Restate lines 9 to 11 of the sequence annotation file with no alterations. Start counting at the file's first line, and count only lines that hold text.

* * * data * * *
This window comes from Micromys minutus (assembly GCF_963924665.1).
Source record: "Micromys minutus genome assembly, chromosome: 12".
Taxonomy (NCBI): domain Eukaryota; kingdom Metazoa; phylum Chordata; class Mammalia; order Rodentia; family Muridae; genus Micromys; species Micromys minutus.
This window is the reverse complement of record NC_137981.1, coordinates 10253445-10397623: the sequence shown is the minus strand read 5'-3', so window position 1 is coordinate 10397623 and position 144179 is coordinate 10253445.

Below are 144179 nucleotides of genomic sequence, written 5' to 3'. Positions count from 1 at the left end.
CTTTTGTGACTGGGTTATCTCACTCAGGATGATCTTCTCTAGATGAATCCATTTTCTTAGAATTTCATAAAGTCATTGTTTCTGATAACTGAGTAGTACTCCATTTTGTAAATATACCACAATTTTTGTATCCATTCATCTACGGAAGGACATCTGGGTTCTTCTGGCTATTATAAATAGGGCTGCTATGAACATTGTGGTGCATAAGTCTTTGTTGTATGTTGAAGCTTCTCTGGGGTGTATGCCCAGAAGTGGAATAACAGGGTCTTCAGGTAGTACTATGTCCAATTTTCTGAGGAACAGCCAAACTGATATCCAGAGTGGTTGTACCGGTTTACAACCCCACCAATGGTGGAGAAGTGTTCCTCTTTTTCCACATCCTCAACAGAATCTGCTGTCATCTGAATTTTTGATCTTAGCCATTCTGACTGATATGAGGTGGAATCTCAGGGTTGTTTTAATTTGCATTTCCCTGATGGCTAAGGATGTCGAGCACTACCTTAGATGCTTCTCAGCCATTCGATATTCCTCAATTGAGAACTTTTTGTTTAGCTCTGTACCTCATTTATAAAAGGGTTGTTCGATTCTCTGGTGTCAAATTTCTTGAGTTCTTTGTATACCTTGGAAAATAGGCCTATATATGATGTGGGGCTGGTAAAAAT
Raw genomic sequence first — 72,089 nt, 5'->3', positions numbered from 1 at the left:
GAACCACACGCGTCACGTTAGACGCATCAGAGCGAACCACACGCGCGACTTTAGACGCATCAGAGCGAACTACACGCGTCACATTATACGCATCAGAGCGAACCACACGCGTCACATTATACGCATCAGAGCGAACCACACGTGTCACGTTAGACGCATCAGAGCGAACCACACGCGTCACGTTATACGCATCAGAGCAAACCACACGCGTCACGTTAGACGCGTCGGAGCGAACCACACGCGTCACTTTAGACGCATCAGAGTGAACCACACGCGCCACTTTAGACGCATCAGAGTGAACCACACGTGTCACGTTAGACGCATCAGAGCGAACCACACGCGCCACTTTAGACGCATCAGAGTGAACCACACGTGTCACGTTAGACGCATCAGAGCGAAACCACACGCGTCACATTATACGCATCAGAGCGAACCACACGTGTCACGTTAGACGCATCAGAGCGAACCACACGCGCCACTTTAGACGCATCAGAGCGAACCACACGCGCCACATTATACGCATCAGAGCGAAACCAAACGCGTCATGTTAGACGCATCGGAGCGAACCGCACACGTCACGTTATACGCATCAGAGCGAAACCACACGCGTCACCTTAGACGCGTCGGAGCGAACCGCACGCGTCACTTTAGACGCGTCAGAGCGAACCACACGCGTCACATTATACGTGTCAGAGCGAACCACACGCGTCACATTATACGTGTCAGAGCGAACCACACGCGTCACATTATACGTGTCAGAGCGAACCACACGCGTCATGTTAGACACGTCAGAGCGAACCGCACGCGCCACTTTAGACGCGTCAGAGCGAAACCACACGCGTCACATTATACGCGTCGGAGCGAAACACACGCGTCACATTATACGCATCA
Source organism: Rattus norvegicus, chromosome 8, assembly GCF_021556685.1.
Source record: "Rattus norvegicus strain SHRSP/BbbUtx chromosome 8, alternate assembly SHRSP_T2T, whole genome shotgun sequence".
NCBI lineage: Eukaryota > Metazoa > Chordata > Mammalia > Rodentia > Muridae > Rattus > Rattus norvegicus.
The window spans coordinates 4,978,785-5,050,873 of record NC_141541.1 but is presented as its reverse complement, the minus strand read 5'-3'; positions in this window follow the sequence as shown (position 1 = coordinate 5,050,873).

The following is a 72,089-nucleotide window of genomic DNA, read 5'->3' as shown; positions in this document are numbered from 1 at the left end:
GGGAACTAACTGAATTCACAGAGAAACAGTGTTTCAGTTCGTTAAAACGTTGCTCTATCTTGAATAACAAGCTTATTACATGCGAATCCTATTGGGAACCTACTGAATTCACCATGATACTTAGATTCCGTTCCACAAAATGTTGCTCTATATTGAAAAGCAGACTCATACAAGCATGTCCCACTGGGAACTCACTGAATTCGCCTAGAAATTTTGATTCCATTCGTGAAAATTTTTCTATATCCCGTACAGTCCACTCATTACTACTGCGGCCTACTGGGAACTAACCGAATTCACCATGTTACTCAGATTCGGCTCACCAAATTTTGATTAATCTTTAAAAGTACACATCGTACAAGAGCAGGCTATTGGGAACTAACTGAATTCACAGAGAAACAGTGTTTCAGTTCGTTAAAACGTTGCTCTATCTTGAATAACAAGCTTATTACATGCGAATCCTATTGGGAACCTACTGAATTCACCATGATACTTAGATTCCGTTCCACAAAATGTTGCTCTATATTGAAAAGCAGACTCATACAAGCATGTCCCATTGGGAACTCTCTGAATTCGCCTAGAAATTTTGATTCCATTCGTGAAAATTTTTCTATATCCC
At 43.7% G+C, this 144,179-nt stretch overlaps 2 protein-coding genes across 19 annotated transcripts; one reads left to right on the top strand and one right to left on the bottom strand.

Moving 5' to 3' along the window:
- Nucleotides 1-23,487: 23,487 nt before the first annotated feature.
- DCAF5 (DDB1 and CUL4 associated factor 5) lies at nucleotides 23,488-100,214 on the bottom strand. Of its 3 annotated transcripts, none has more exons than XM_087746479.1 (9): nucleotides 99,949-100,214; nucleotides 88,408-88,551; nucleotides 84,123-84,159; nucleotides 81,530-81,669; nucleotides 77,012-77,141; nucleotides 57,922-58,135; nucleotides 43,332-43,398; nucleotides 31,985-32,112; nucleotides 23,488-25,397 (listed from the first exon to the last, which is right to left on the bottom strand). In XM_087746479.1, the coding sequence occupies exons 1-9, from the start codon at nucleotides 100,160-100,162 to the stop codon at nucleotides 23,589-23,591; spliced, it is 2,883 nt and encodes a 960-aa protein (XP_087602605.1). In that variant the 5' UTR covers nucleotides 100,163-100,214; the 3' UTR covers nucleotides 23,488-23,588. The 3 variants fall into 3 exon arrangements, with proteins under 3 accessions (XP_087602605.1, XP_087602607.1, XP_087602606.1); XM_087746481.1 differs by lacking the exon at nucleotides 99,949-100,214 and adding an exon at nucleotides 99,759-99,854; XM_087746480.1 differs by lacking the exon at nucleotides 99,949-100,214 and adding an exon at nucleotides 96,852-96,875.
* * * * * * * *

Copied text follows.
Source organism: Rattus norvegicus, chromosome 8, assembly GCF_021556685.1.
Source record: "Rattus norvegicus strain SHRSP/BbbUtx chromosome 8, alternate assembly SHRSP_T2T, whole genome shotgun sequence".
NCBI lineage: Eukaryota > Metazoa > Chordata > Mammalia > Rodentia > Muridae > Rattus > Rattus norvegicus.